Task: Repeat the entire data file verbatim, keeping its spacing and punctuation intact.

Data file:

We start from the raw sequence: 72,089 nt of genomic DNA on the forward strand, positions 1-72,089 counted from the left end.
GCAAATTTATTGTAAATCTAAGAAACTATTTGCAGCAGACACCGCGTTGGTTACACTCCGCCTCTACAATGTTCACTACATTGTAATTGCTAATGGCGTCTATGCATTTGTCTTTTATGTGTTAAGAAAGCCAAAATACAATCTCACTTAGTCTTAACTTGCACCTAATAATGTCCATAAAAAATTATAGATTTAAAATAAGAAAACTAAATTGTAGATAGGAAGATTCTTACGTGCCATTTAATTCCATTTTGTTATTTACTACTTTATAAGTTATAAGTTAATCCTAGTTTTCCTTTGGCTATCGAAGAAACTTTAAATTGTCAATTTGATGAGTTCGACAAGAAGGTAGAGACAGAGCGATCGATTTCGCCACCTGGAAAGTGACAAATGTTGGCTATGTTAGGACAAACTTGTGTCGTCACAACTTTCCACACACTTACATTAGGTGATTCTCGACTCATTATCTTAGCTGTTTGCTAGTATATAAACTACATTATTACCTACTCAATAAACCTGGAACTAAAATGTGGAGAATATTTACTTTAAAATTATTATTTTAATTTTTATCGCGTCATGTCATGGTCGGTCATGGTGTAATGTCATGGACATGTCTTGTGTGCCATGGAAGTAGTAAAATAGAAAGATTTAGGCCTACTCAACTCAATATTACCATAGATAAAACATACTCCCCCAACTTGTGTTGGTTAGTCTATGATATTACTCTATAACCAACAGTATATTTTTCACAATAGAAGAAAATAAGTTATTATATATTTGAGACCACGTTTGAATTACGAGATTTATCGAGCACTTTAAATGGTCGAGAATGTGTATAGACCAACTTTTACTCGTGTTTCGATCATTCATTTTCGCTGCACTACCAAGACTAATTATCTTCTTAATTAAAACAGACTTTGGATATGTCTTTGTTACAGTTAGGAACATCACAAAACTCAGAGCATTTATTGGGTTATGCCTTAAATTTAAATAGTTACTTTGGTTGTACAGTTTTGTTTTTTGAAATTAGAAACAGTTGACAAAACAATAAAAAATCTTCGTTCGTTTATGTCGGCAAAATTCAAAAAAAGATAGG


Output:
We start from the raw sequence: 72,089 nt of genomic DNA on the forward strand, positions 1-72,089 counted from the left end.
GCAAATTTATTGTAAATCTAAGAAACTATTTGCAGCAGACACCGCGTTGGTTACACTCCGCCTCTACAATGTTCACTACATTGTAATTGCTAATGGCGTCTATGCATTTGTCTTTTATGTGTTAAGAAAGCCAAAATACAATCTCACTTAGTCTTAACTTGCACCTAATAATGTCCATAAAAAATTATAGATTTAAAATAAGAAAACTAAATTGTAGATAGGAAGATTCTTACGTGCCATTTAATTCCATTTTGTTATTTACTACTTTATAAGTTATAAGTTAATCCTAGTTTTCCTTTGGCTATCGAAGAAACTTTAAATTGTCAATTTGATGAGTTCGACAAGAAGGTAGAGACAGAGCGATCGATTTCGCCACCTGGAAAGTGACAAATGTTGGCTATGTTAGGACAAACTTGTGTCGTCACAACTTTCCACACACTTACATTAGGTGATTCTCGACTCATTATCTTAGCTGTTTGCTAGTATATAAACTACATTATTACCTACTCAATAAACCTGGAACTAAAATGTGGAGAATATTTACTTTAAAATTATTATTTTAATTTTTATCGCGTCATGTCATGGTCGGTCATGGTGTAATGTCATGGACATGTCTTGTGTGCCATGGAAGTAGTAAAATAGAAAGATTTAGGCCTACTCAACTCAATATTACCATAGATAAAACATACTCCCCCAACTTGTGTTGGTTAGTCTATGATATTACTCTATAACCAACAGTATATTTTTCACAATAGAAGAAAATAAGTTATTATATATTTGAGACCACGTTTGAATTACGAGATTTATCGAGCACTTTAAATGGTCGAGAATGTGTATAGACCAACTTTTACTCGTGTTTCGATCATTCATTTTCGCTGCACTACCAAGACTAATTATCTTCTTAATTAAAACAGACTTTGGATATGTCTTTGTTACAGTTAGGAACATCACAAAACTCAGAGCATTTATTGGGTTATGCCTTAAATTTAAATAGTTACTTTGGTTGTACAGTTTTGTTTTTTGAAATTAGAAACAGTTGACAAAACAATAAAAAATCTTCGTTCGTTTATGTCGGCAAAATTCAAAAAAAGATAGG